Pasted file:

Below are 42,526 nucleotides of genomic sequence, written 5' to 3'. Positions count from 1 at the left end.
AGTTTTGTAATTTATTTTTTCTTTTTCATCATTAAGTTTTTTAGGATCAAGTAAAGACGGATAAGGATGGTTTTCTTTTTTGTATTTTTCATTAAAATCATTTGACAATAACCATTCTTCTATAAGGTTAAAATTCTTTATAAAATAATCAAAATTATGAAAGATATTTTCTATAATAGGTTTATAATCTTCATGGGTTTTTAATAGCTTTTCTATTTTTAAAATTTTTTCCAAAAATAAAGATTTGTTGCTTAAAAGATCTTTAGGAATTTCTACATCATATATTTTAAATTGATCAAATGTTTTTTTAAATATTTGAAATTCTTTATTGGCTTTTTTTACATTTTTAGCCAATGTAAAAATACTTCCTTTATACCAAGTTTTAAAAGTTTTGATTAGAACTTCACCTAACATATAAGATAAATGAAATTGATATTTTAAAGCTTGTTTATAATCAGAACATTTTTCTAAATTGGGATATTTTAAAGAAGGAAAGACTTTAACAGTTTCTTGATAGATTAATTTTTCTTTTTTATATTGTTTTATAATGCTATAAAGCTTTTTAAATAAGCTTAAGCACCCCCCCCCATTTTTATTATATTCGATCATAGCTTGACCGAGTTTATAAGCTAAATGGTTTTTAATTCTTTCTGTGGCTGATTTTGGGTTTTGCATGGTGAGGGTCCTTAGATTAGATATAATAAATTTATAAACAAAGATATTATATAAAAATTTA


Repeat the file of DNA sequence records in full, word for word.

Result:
Below are 42,526 nucleotides of genomic sequence, written 5' to 3'. Positions count from 1 at the left end.
AGTTTTGTAATTTATTTTTTCTTTTTCATCATTAAGTTTTTTAGGATCAAGTAAAGACGGATAAGGATGGTTTTCTTTTTTGTATTTTTCATTAAAATCATTTGACAATAACCATTCTTCTATAAGGTTAAAATTCTTTATAAAATAATCAAAATTATGAAAGATATTTTCTATAATAGGTTTATAATCTTCATGGGTTTTTAATAGCTTTTCTATTTTTAAAATTTTTTCCAAAAATAAAGATTTGTTGCTTAAAAGATCTTTAGGAATTTCTACATCATATATTTTAAATTGATCAAATGTTTTTTTAAATATTTGAAATTCTTTATTGGCTTTTTTTACATTTTTAGCCAATGTAAAAATACTTCCTTTATACCAAGTTTTAAAAGTTTTGATTAGAACTTCACCTAACATATAAGATAAATGAAATTGATATTTTAAAGCTTGTTTATAATCAGAACATTTTTCTAAATTGGGATATTTTAAAGAAGGAAAGACTTTAACAGTTTCTTGATAGATTAATTTTTCTTTTTTATATTGTTTTATAATGCTATAAAGCTTTTTAAATAAGCTTAAGCACCCCCCCCCATTTTTATTATATTCGATCATAGCTTGACCGAGTTTATAAGCTAAATGGTTTTTAATTCTTTCTGTGGCTGATTTTGGGTTTTGCATGGTGAGGGTCCTTAGATTAGATATAATAAATTTATAAACAAAGATATTATATAAAAATTTA